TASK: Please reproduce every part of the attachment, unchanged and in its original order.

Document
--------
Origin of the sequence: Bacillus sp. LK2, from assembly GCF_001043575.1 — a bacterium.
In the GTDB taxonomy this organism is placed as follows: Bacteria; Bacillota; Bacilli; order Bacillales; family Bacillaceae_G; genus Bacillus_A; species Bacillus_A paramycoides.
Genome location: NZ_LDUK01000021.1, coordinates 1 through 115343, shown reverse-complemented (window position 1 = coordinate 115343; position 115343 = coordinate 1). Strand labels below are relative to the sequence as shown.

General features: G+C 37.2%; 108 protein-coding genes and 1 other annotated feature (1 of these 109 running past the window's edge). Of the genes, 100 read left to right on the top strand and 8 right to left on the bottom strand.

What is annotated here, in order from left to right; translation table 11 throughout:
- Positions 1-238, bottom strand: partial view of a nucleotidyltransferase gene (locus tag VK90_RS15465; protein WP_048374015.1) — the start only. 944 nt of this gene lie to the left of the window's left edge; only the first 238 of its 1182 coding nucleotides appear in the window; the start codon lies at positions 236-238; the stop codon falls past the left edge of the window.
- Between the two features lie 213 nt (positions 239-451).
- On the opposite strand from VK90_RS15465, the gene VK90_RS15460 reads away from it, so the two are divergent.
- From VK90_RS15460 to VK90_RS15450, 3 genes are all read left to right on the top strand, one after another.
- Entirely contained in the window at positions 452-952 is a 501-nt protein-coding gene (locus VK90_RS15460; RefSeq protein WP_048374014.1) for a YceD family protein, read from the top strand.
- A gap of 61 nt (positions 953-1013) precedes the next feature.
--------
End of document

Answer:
Origin of the sequence: Bacillus sp. LK2, from assembly GCF_001043575.1 — a bacterium.
In the GTDB taxonomy this organism is placed as follows: Bacteria; Bacillota; Bacilli; order Bacillales; family Bacillaceae_G; genus Bacillus_A; species Bacillus_A paramycoides.
Genome location: NZ_LDUK01000021.1, coordinates 1 through 115343, shown reverse-complemented (window position 1 = coordinate 115343; position 115343 = coordinate 1). Strand labels below are relative to the sequence as shown.

General features: G+C 37.2%; 108 protein-coding genes and 1 other annotated feature (1 of these 109 running past the window's edge). Of the genes, 100 read left to right on the top strand and 8 right to left on the bottom strand.

What is annotated here, in order from left to right; translation table 11 throughout:
- Positions 1-238, bottom strand: partial view of a nucleotidyltransferase gene (locus tag VK90_RS15465; protein WP_048374015.1) — the start only. 944 nt of this gene lie to the left of the window's left edge; only the first 238 of its 1182 coding nucleotides appear in the window; the start codon lies at positions 236-238; the stop codon falls past the left edge of the window.
- Between the two features lie 213 nt (positions 239-451).
- On the opposite strand from VK90_RS15465, the gene VK90_RS15460 reads away from it, so the two are divergent.
- From VK90_RS15460 to VK90_RS15450, 3 genes are all read left to right on the top strand, one after another.
- Entirely contained in the window at positions 452-952 is a 501-nt protein-coding gene (locus VK90_RS15460; RefSeq protein WP_048374014.1) for a YceD family protein, read from the top strand.
- A gap of 61 nt (positions 953-1013) precedes the next feature.